Monday, 29 August 2011
Horse Therapy Programs for Troubled Youths
The Bexar County Juvenile Detention Treatment Center is trying out a new approach using horse therapy to help troubled youths. Every week for two months, a group of 8 teens made the 60 mile round trip from the Detention Center to Natalia for Equine Therapy, just west of San Antonio where they learn about themselves while working with horses.
"They're very tough boys, they're very macho. Most of them have gang affiliation, and issues with trauma, abuse and abandonment," Tamara Lamprecht Vasquez, Clinical Supervisor for the Bexar County Juvenile Detention Treatment Center explains. "To get them out here softens them. They shed that hard exterior and show their true personalities which they have spent years hiding."
Most of the teens have never spent time around a horse. As 17 year old Jesus said "Wow! These animals are so big. I have never been around horses. I've seen them but never been this close."
The teens do not ride the horses but meet at ground level as equals learning about interacting with these large powerful animals with the observation and guidance of a mental health therapist. How they approach horses is has a direct link to how they approach people and challenges in their lives. They learn from that how the horses respond to them. Horses are herd animals. They experience the same kind of feelings. Through them the young men see their own problems and find ways to deal with them.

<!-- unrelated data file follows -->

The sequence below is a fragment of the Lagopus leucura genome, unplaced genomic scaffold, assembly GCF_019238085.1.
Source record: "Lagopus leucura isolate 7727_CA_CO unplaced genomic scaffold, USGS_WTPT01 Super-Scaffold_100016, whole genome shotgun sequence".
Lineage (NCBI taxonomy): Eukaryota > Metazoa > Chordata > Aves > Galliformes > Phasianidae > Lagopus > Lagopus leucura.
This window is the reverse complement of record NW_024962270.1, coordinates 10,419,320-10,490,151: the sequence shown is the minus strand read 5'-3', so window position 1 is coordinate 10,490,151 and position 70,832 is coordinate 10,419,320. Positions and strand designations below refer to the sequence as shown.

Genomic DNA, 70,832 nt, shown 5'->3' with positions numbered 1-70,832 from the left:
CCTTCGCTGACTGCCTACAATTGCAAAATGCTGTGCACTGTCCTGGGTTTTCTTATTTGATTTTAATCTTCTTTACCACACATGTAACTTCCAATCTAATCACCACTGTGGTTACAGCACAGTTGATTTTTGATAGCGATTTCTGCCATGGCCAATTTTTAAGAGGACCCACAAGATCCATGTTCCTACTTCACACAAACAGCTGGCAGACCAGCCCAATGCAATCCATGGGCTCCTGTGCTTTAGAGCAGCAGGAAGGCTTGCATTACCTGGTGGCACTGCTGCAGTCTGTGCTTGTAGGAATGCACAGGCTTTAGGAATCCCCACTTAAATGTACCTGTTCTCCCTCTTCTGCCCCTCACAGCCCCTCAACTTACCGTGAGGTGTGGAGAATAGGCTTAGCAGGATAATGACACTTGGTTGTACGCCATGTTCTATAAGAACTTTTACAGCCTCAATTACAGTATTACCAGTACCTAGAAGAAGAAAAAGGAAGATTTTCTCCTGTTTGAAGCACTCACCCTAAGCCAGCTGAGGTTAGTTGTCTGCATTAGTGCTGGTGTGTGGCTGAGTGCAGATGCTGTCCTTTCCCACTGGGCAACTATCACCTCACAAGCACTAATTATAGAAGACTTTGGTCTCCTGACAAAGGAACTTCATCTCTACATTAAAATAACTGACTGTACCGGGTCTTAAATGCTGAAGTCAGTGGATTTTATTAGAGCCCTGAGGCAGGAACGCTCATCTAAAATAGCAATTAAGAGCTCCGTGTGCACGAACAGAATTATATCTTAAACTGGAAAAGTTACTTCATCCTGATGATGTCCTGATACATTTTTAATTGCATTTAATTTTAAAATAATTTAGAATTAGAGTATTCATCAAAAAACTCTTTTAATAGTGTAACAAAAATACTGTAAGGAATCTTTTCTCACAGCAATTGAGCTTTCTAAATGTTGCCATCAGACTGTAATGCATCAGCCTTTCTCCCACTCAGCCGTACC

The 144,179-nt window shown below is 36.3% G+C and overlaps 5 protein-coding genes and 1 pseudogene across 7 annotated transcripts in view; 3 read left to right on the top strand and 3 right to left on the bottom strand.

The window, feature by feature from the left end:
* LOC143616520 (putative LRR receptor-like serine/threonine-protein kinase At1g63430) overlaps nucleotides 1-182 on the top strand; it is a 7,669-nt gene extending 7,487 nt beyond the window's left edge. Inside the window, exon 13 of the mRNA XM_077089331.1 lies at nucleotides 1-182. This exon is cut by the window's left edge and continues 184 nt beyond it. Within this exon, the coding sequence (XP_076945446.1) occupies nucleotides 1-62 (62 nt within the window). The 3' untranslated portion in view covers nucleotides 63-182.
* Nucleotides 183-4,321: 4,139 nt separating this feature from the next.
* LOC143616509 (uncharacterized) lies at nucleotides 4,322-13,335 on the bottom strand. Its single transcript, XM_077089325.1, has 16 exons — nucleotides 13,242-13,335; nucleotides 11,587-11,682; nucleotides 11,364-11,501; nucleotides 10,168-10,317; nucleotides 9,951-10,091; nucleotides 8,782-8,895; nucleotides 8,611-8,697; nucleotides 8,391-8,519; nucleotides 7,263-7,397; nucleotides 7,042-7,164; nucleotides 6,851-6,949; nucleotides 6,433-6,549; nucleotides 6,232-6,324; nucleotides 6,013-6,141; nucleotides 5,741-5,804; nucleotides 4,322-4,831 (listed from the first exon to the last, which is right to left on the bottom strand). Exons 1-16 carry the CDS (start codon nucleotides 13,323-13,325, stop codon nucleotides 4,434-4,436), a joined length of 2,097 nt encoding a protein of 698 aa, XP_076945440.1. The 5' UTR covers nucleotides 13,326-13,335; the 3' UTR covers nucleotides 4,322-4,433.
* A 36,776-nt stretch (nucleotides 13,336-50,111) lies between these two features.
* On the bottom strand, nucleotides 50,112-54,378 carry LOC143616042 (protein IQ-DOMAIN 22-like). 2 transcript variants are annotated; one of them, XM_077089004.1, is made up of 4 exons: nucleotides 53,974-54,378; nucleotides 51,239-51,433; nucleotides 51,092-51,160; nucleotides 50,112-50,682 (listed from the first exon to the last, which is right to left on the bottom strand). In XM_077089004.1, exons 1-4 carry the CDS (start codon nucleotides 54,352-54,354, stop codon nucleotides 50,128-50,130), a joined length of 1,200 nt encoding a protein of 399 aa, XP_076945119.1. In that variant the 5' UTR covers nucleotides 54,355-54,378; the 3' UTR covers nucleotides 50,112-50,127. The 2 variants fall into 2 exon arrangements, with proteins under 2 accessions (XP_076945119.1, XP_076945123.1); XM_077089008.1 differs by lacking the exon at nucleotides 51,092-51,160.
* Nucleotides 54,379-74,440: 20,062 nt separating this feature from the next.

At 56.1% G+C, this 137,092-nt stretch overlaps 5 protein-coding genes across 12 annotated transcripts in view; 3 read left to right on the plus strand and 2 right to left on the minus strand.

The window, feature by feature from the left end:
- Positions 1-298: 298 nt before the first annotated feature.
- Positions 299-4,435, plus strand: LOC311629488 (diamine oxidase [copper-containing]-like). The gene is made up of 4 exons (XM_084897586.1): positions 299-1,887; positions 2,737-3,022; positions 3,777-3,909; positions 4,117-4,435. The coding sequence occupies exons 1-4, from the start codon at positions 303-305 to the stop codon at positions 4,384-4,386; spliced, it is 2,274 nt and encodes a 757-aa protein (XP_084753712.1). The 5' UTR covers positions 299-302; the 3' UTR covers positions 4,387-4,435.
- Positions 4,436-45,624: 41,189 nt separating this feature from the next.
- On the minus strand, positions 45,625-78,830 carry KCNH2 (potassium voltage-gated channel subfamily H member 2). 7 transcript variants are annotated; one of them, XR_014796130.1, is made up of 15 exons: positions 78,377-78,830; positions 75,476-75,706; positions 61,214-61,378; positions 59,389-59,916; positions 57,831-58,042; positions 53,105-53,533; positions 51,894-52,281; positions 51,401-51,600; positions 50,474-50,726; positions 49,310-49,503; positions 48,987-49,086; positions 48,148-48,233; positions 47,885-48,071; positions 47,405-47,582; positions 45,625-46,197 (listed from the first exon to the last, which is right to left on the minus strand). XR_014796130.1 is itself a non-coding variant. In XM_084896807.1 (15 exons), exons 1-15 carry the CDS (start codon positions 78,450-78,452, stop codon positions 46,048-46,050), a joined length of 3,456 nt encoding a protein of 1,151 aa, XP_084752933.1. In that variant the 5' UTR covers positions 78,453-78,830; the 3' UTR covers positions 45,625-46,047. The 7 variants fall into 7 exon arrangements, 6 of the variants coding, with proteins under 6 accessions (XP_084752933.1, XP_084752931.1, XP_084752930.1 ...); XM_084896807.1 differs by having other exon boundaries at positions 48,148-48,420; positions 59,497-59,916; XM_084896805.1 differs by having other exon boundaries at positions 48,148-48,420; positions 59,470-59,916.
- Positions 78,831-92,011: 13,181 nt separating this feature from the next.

"I am learning to calm down by counting to ten. I'm developing coping skills especially in dealing with my anger because I was an angry child," Jarvis said. "It helps me put myself in somebody else's shoes. I understand what it's like to see my anger through something else. The emotions they have are kind of the same emotions that we have," said Jesus.
"When horses are around a lot of people, they tend to get frustrated, same as me. When I'm around a lot of people, I tend to get frustrated," said 17 year old Jarvis who feels the Equine therapy is helping him learn to get to grips with and channel his frustration in a less aggressive fashion.
When one of the horses kicks out, outside of the fence in sudden anger, both 17 year old Jaime and his horse are thoroughly startled. Jaime reacts equally angrily and storms off, refusing to have any participate any further. A counsellor asks the group, what they think is going on with Jamie at that moment, and encourages them to really get to grips with what they think are the underlying reasons for the behaviour. Walach goes on to explain to them, "Bottom line he got scared. Jaime took the whole situation with the horses personally even though it had nothing to do with him." The therapists then worked with Jaime then went on to work with the therapists to learn how to control his anger.
In this way Vasquez says they learn from the horses and each other. It helps them "To pull out that inner self and have that insight and be able to take that back home and work with their families and their futures." 17-year-old Jarvis agrees. "I've learned how to use the skills I learn from this place to benefit me. It was a privilege for me to come out here. This would be a wonderful experience for kids of all ages to come out here."